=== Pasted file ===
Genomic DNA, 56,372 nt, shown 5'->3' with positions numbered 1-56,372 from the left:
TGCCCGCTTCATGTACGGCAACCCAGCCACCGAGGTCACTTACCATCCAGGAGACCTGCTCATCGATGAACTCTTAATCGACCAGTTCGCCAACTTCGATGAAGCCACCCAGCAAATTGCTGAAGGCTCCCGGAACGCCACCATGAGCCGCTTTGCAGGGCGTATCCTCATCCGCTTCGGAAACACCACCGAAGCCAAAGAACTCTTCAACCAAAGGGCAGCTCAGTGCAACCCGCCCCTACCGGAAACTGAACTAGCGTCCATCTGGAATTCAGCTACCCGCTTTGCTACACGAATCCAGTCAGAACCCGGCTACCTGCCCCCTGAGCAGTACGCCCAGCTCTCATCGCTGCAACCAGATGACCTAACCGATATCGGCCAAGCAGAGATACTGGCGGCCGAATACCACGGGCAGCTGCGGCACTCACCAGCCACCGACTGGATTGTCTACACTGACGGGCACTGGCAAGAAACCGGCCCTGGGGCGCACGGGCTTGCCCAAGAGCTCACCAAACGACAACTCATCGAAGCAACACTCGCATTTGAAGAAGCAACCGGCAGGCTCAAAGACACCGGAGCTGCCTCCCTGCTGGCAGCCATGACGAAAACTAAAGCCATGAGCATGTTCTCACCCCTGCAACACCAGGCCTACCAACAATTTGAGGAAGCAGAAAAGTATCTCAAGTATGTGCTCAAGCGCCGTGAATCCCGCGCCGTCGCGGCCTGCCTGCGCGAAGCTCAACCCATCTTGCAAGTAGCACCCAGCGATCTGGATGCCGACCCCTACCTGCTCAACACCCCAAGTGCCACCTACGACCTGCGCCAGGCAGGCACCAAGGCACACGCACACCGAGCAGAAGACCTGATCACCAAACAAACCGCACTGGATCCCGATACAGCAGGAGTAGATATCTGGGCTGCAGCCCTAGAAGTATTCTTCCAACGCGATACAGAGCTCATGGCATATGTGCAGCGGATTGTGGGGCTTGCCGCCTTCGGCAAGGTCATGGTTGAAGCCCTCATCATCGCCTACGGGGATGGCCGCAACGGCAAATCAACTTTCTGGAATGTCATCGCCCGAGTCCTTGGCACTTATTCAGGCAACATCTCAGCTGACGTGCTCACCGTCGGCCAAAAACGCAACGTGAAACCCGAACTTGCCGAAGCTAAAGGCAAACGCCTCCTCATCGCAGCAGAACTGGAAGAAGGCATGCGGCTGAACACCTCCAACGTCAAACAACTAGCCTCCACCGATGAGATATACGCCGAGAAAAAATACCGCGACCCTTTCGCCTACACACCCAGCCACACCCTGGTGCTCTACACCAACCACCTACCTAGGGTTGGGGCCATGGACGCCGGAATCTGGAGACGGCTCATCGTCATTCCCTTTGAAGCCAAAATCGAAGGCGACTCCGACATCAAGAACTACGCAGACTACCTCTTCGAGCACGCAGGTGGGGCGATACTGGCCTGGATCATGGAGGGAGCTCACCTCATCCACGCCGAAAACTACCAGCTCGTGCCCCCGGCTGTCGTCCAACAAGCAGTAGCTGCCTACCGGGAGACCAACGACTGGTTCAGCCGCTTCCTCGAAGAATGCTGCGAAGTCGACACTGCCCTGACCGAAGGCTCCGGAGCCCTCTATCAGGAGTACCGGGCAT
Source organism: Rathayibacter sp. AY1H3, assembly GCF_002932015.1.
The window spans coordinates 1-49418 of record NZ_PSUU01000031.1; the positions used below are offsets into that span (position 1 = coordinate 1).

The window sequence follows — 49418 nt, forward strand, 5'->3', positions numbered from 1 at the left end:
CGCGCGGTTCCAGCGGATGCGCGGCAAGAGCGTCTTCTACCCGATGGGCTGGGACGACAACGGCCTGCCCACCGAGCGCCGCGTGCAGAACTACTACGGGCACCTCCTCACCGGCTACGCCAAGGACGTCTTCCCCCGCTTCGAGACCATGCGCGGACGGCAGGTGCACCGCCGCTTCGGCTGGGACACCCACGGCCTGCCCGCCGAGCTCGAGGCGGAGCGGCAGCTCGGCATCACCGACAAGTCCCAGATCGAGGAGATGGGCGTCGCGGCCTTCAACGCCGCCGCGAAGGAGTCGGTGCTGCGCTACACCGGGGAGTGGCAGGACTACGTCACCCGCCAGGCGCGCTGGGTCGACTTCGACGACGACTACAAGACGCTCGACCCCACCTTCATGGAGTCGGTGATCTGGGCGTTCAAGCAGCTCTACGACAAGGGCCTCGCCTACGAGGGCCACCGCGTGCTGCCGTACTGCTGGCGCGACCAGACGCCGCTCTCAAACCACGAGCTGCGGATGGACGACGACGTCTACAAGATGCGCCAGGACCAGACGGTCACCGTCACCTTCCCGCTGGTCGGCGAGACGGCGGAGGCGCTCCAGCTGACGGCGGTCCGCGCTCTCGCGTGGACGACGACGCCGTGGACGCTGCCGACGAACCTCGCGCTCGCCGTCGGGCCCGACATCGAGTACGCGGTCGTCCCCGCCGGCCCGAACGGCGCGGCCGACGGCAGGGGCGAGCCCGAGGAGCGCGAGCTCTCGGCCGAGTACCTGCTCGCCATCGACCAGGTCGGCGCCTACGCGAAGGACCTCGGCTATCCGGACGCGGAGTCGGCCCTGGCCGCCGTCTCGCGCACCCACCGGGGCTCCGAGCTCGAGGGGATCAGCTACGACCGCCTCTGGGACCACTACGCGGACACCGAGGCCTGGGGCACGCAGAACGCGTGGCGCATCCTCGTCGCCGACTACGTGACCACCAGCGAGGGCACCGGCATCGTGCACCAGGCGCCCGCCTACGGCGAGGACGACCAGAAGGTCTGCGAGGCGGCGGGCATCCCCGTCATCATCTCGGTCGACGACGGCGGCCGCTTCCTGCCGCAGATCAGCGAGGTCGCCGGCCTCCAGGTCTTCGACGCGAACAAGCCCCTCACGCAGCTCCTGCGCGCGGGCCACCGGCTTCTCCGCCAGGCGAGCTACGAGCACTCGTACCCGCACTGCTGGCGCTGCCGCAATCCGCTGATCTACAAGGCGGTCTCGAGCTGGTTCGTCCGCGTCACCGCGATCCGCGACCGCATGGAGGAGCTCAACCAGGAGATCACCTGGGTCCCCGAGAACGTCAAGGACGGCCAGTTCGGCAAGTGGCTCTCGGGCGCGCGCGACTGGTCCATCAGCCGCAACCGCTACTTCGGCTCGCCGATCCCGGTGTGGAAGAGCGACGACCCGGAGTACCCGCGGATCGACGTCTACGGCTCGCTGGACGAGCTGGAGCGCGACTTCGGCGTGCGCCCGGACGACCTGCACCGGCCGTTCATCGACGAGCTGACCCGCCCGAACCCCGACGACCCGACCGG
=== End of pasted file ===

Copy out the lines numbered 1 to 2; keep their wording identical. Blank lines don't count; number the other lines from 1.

Genomic DNA, 56,372 nt, shown 5'->3' with positions numbered 1-56,372 from the left:
TGCCCGCTTCATGTACGGCAACCCAGCCACCGAGGTCACTTACCATCCAGGAGACCTGCTCATCGATGAACTCTTAATCGACCAGTTCGCCAACTTCGATGAAGCCACCCAGCAAATTGCTGAAGGCTCCCGGAACGCCACCATGAGCCGCTTTGCAGGGCGTATCCTCATCCGCTTCGGAAACACCACCGAAGCCAAAGAACTCTTCAACCAAAGGGCAGCTCAGTGCAACCCGCCCCTACCGGAAACTGAACTAGCGTCCATCTGGAATTCAGCTACCCGCTTTGCTACACGAATCCAGTCAGAACCCGGCTACCTGCCCCCTGAGCAGTACGCCCAGCTCTCATCGCTGCAACCAGATGACCTAACCGATATCGGCCAAGCAGAGATACTGGCGGCCGAATACCACGGGCAGCTGCGGCACTCACCAGCCACCGACTGGATTGTCTACACTGACGGGCACTGGCAAGAAACCGGCCCTGGGGCGCACGGGCTTGCCCAAGAGCTCACCAAACGACAACTCATCGAAGCAACACTCGCATTTGAAGAAGCAACCGGCAGGCTCAAAGACACCGGAGCTGCCTCCCTGCTGGCAGCCATGACGAAAACTAAAGCCATGAGCATGTTCTCACCCCTGCAACACCAGGCCTACCAACAATTTGAGGAAGCAGAAAAGTATCTCAAGTATGTGCTCAAGCGCCGTGAATCCCGCGCCGTCGCGGCCTGCCTGCGCGAAGCTCAACCCATCTTGCAAGTAGCACCCAGCGATCTGGATGCCGACCCCTACCTGCTCAACACCCCAAGTGCCACCTACGACCTGCGCCAGGCAGGCACCAAGGCACACGCACACCGAGCAGAAGACCTGATCACCAAACAAACCGCACTGGATCCCGATACAGCAGGAGTAGATATCTGGGCTGCAGCCCTAGAAGTATTCTTCCAACGCGATACAGAGCTCATGGCATATGTGCAGCGGATTGTGGGGCTTGCCGCCTTCGGCAAGGTCATGGTTGAAGCCCTCATCATCGCCTACGGGGATGGCCGCAACGGCAAATCAACTTTCTGGAATGTCATCGCCCGAGTCCTTGGCACTTATTCAGGCAACATCTCAGCTGACGTGCTCACCGTCGGCCAAAAACGCAACGTGAAACCCGAACTTGCCGAAGCTAAAGGCAAACGCCTCCTCATCGCAGCAGAACTGGAAGAAGGCATGCGGCTGAACACCTCCAACGTCAAACAACTAGCCTCCACCGATGAGATATACGCCGAGAAAAAATACCGCGACCCTTTCGCCTACACACCCAGCCACACCCTGGTGCTCTACACCAACCACCTACCTAGGGTTGGGGCCATGGACGCCGGAATCTGGAGACGGCTCATCGTCATTCCCTTTGAAGCCAAAATCGAAGGCGACTCCGACATCAAGAACTACGCAGACTACCTCTTCGAGCACGCAGGTGGGGCGATACTGGCCTGGATCATGGAGGGAGCTCACCTCATCCACGCCGAAAACTACCAGCTCGTGCCCCCGGCTGTCGTCCAACAAGCAGTAGCTGCCTACCGGGAGACCAACGACTGGTTCAGCCGCTTCCTCGAAGAATGCTGCGAAGTCGACACTGCCCTGACCGAAGGCTCCGGAGCCCTCTATCAGGAGTACCGGGCAT